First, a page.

Reflection in my Backyard
For the past ten years, since my children left for college, I have mowed my grass and done the other yard work which I am able to do. Every weekend is my time alone with my earbuds and noise reducing earmuffs when I have time to think and reflect. Songs of my generation – I listen to Dan Fogelberg sing the best ever “dad song” – Leader of the Band; I am reminded of the power of presence as Playing for Change unites on Stand by Me and I am motived to “stay just a little bit longer” by the enduring lyrics of Jackson Browne.
Being outside every week also gives me a feel of the changing of the seasons. I notice how the year progresses. Away from screens and technology, the changing landscape helps keep me in a rhythm of life.
The Glory of Springtime
My backyard is full of azalea bushes. I planted them myself years ago. And alone I have nurtured them with water, fertilizer and careful pruning. I am proud to say that in the springtime around the middle of April, they all bloom together in a glorious sea of rich pink. That time is the height of their season and I wait for it with anticipation. It is the time when all the work culminates in a vivid display of their very best.
The blossoming of the flowers reminds me of what is happening in the schools about the same time. After nearly a full school year of learning and hard work, in the Spring we see the students have blossomed and show their very best. No matter the grade, they have grown from who they were in the Fall to who they have become in the Spring. Like my azaleas, every year they grow stronger and fuller with more vibrance. They are ready to move on to the next level.
So, too are the dads groups in full array. Since their first meetings in the Fall, they have woven themselves into the fabric of the school. They are expected participants in car pool line. They have moved furniture, they have monitored lunch time and mentored kids. In the Spring they are as busy as ever, trying to squeeze in additional car lines, working field days and spring festivals, March Dadness and one more clean-up day before the year-end events. Like my azaleas, each year they become a more visible and enduring part of the landscape.
Then, in a couple weeks, summer will begin. The dads and the students will leave the scene. Like my azaleas, they will not show their colors for a while. The dads will look to rest and revitalize. To soak up the sun, to stay cool from the heat and work to reload their energy. I will carefully tend to my flowers, making sure they get enough water and feed too, in hopes they will be ready for their next blossoming.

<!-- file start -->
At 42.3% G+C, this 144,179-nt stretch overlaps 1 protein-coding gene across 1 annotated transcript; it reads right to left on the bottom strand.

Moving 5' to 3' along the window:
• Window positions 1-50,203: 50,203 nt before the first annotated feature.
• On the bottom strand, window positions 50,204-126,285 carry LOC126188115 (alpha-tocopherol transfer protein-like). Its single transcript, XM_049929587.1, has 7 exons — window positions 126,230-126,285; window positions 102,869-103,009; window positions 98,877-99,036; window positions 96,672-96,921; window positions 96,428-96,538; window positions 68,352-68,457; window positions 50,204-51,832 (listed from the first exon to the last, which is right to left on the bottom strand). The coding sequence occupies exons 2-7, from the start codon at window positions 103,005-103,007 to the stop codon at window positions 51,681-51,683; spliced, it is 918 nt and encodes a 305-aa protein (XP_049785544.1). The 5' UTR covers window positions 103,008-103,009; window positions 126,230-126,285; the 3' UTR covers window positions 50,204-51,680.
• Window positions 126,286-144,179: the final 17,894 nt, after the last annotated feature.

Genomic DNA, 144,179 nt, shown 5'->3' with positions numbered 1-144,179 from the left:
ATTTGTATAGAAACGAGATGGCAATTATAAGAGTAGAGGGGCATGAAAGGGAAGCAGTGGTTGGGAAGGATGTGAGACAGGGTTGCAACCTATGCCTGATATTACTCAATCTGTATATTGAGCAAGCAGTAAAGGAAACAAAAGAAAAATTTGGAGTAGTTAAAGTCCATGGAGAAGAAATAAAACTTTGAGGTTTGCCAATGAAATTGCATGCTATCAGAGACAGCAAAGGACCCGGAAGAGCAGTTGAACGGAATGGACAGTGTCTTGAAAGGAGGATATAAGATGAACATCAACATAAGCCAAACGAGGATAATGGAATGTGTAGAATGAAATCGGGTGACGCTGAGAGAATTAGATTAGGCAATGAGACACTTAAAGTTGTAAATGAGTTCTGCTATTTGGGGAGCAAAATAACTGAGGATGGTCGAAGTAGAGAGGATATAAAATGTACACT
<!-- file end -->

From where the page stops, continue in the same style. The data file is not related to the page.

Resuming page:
Perennially, as the summer draws to a close, my yard whispers that it is time for the season to turn once again. As I mowed my grass this week I saw the first sign of re-awakening. My azaleas are the “encore” variety, so they blossom twice annually. This week I saw the signs of their second act. The first pink blossoms poked their way into the sunshine. Once again, in their own way, they reminded me that it is time to move on. Others will soon follow. It will again be their time to shine.
And so it is with our dads. As they see the calendar turn to August, the group leaders are beginning to poke their heads up. They are beginning to wear their colorful shirts in hopes that other dads will soon follow. They are meeting with the Principals and PTA leaders to receive their annual watering, feeding and encouragement for the upcoming season. Soon their groups will begin to flower along with them. As older sturdy branches, fifth grade dads will show up first. Then the new tender green shoots – kindergarten dads – will emerge enthusiastic, but bewildered. The older dads will welcome the “new guys” and show them how to be part of the bunch. Like other flowers across the city, each group will display different colored shirts on different school grounds; but they all will be rooted together in the broader landscape where they can impact the lives of many children. Together, throughout the school “season” they will help nurture the children towards their glory in the next springtime.
My azaleas. They keep my life in rhythm. They remind me that the seasons turn and life marches on. If I am willing to be present, each year the same bushes, will become stronger, larger and more handsome. And so, my dream for the dads groups is the same.